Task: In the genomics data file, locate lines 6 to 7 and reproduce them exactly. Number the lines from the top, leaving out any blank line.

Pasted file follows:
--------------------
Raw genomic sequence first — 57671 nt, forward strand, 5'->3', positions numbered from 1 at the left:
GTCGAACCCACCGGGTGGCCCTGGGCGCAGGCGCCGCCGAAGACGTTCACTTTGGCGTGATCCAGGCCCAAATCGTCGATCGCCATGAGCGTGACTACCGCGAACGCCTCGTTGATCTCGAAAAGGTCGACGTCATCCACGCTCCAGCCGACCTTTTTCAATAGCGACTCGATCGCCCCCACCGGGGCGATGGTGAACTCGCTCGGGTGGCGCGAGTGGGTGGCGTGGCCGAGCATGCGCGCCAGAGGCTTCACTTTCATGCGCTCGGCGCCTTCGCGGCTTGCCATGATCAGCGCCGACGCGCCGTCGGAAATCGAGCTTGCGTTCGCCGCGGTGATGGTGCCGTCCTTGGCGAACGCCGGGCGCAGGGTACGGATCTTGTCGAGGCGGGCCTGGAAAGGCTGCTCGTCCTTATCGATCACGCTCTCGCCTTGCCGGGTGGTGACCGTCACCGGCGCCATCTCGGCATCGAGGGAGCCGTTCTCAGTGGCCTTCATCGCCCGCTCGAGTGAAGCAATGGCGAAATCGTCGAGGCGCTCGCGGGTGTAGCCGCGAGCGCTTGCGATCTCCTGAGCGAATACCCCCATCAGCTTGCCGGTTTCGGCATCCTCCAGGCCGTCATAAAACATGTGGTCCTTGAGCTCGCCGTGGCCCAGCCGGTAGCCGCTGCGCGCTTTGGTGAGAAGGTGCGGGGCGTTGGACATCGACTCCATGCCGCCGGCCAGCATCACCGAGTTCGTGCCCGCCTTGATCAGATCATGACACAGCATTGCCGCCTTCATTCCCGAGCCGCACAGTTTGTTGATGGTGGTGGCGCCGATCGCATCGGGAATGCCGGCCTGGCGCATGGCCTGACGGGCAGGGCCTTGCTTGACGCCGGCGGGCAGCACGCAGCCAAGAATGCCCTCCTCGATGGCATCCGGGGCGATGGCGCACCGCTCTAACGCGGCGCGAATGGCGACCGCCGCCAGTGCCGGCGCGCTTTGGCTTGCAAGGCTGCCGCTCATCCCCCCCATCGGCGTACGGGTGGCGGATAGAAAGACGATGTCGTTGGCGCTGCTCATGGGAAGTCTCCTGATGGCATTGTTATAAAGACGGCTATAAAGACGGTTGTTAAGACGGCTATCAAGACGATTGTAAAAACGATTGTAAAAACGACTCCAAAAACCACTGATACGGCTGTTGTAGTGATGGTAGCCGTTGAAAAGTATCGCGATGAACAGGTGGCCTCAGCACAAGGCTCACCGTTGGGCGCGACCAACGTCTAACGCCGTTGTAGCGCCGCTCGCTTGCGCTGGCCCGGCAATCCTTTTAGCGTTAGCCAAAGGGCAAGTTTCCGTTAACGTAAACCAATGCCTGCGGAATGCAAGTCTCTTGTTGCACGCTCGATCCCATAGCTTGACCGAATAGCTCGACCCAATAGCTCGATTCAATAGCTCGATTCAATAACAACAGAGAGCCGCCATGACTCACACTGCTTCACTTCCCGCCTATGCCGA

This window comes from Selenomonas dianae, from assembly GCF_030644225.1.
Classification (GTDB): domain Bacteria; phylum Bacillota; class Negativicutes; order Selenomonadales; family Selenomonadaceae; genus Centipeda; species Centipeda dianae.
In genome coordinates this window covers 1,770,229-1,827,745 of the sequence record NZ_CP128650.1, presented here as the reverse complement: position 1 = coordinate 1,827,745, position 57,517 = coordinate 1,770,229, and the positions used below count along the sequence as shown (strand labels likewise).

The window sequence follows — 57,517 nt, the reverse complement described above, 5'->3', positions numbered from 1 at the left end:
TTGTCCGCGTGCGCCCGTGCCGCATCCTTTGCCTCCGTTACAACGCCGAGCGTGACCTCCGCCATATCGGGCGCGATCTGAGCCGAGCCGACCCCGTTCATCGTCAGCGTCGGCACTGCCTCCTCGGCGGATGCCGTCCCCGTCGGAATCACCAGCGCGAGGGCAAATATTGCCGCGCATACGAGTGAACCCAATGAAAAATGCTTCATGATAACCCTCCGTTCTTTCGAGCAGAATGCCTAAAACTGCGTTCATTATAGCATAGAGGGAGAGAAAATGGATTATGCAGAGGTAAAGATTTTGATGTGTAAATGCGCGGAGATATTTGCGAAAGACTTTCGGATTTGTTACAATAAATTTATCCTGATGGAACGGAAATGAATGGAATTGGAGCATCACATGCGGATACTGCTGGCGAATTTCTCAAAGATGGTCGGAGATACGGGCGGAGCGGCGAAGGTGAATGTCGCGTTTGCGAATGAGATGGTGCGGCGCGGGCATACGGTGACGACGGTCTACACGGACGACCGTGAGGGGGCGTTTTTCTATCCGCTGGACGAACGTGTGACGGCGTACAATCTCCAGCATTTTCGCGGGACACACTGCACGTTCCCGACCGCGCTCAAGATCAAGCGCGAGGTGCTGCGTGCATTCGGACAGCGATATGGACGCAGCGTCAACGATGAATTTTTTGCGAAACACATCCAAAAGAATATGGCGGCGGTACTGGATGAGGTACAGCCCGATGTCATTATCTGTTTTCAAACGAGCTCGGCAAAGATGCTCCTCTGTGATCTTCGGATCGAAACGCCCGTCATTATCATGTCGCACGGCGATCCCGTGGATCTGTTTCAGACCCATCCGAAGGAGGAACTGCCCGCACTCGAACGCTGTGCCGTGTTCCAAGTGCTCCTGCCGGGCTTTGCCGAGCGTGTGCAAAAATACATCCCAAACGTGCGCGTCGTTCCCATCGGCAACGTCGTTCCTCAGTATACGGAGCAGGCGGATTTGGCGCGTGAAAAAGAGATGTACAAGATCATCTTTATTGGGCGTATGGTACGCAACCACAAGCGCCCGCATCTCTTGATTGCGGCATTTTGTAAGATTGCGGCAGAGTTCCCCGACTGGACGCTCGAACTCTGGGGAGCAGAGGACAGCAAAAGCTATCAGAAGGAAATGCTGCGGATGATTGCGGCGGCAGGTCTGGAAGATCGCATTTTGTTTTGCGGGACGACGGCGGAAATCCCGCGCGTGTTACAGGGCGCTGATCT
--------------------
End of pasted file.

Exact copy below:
The window sequence follows — 57,517 nt, the reverse complement described above, 5'->3', positions numbered from 1 at the left end:
TTGTCCGCGTGCGCCCGTGCCGCATCCTTTGCCTCCGTTACAACGCCGAGCGTGACCTCCGCCATATCGGGCGCGATCTGAGCCGAGCCGACCCCGTTCATCGTCAGCGTCGGCACTGCCTCCTCGGCGGATGCCGTCCCCGTCGGAATCACCAGCGCGAGGGCAAATATTGCCGCGCATACGAGTGAACCCAATGAAAAATGCTTCATGATAACCCTCCGTTCTTTCGAGCAGAATGCCTAAAACTGCGTTCATTATAGCATAGAGGGAGAGAAAATGGATTATGCAGAGGTAAAGATTTTGATGTGTAAATGCGCGGAGATATTTGCGAAAGACTTTCGGATTTGTTACAATAAATTTATCCTGATGGAACGGAAATGAATGGAATTGGAGCATCACATGCGGATACTGCTGGCGAATTTCTCAAAGATGGTCGGAGATACGGGCGGAGCGGCGAAGGTGAATGTCGCGTTTGCGAATGAGATGGTGCGGCGCGGGCATACGGTGACGACGGTCTACACGGACGACCGTGAGGGGGCGTTTTTCTATCCGCTGGACGAACGTGTGACGGCGTACAATCTCCAGCATTTTCGCGGGACACACTGCACGTTCCCGACCGCGCTCAAGATCAAGCGCGAGGTGCTGCGTGCATTCGGACAGCGATATGGACGCAGCGTCAACGATGAATTTTTTGCGAAACACATCCAAAAGAATATGGCGGCGGTACTGGATGAGGTACAGCCCGATGTCATTATCTGTTTTCAAACGAGCTCGGCAAAGATGCTCCTCTGTGATCTTCGGATCGAAACGCCCGTCATTATCATGTCGCACGGCGATCCCGTGGATCTGTTTCAGACCCATCCGAAGGAGGAACTGCCCGCACTCGAACGCTGTGCCGTGTTCCAAGTGCTCCTGCCGGGCTTTGCCGAGCGTGTGCAAAAATACATCCCAAACGTGCGCGTCGTTCCCATCGGCAACGTCGTTCCTCAGTATACGGAGCAGGCGGATTTGGCGCGTGAAAAAGAGATGTACAAGATCATCTTTATTGGGCGTATGGTACGCAACCACAAGCGCCCGCATCTCTTGATTGCGGCATTTTGTAAGATTGCGGCAGAGTTCCCCGACTGGACGCTCGAACTCTGGGGAGCAGAGGACAGCAAAAGCTATCAGAAGGAAATGCTGCGGATGATTGCGGCGGCAGGTCTGGAAGATCGCATTTTGTTTTGCGGGACGACGGCGGAAATCCCGCGCGTGTTACAGGGCGCTGATCT